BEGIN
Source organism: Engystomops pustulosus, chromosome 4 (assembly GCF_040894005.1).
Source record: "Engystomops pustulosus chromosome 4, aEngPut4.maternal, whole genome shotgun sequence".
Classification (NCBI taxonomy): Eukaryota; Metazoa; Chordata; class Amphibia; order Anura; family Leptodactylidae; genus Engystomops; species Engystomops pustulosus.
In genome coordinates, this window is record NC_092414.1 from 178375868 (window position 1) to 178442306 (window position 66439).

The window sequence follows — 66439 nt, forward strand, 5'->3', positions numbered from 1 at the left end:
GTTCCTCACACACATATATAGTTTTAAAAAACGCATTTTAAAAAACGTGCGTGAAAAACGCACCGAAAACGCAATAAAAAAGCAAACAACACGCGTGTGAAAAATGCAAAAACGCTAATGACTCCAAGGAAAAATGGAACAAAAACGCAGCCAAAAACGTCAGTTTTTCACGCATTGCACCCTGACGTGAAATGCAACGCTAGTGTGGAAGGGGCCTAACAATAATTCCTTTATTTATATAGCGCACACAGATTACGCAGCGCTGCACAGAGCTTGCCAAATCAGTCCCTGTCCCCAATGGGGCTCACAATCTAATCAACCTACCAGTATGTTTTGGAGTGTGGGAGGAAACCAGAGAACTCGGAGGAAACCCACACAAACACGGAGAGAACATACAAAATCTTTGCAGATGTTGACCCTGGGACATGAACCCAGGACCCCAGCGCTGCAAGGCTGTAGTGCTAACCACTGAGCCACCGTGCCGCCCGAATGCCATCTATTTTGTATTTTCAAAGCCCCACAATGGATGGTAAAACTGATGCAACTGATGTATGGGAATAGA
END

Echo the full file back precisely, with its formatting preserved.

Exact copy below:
Source organism: Engystomops pustulosus, chromosome 4 (assembly GCF_040894005.1).
Source record: "Engystomops pustulosus chromosome 4, aEngPut4.maternal, whole genome shotgun sequence".
Classification (NCBI taxonomy): Eukaryota; Metazoa; Chordata; class Amphibia; order Anura; family Leptodactylidae; genus Engystomops; species Engystomops pustulosus.
In genome coordinates, this window is record NC_092414.1 from 178375868 (window position 1) to 178442306 (window position 66439).

The window sequence follows — 66439 nt, forward strand, 5'->3', positions numbered from 1 at the left end:
GTTCCTCACACACATATATAGTTTTAAAAAACGCATTTTAAAAAACGTGCGTGAAAAACGCACCGAAAACGCAATAAAAAAGCAAACAACACGCGTGTGAAAAATGCAAAAACGCTAATGACTCCAAGGAAAAATGGAACAAAAACGCAGCCAAAAACGTCAGTTTTTCACGCATTGCACCCTGACGTGAAATGCAACGCTAGTGTGGAAGGGGCCTAACAATAATTCCTTTATTTATATAGCGCACACAGATTACGCAGCGCTGCACAGAGCTTGCCAAATCAGTCCCTGTCCCCAATGGGGCTCACAATCTAATCAACCTACCAGTATGTTTTGGAGTGTGGGAGGAAACCAGAGAACTCGGAGGAAACCCACACAAACACGGAGAGAACATACAAAATCTTTGCAGATGTTGACCCTGGGACATGAACCCAGGACCCCAGCGCTGCAAGGCTGTAGTGCTAACCACTGAGCCACCGTGCCGCCCGAATGCCATCTATTTTGTATTTTCAAAGCCCCACAATGGATGGTAAAACTGATGCAACTGATGTATGGGAATAGA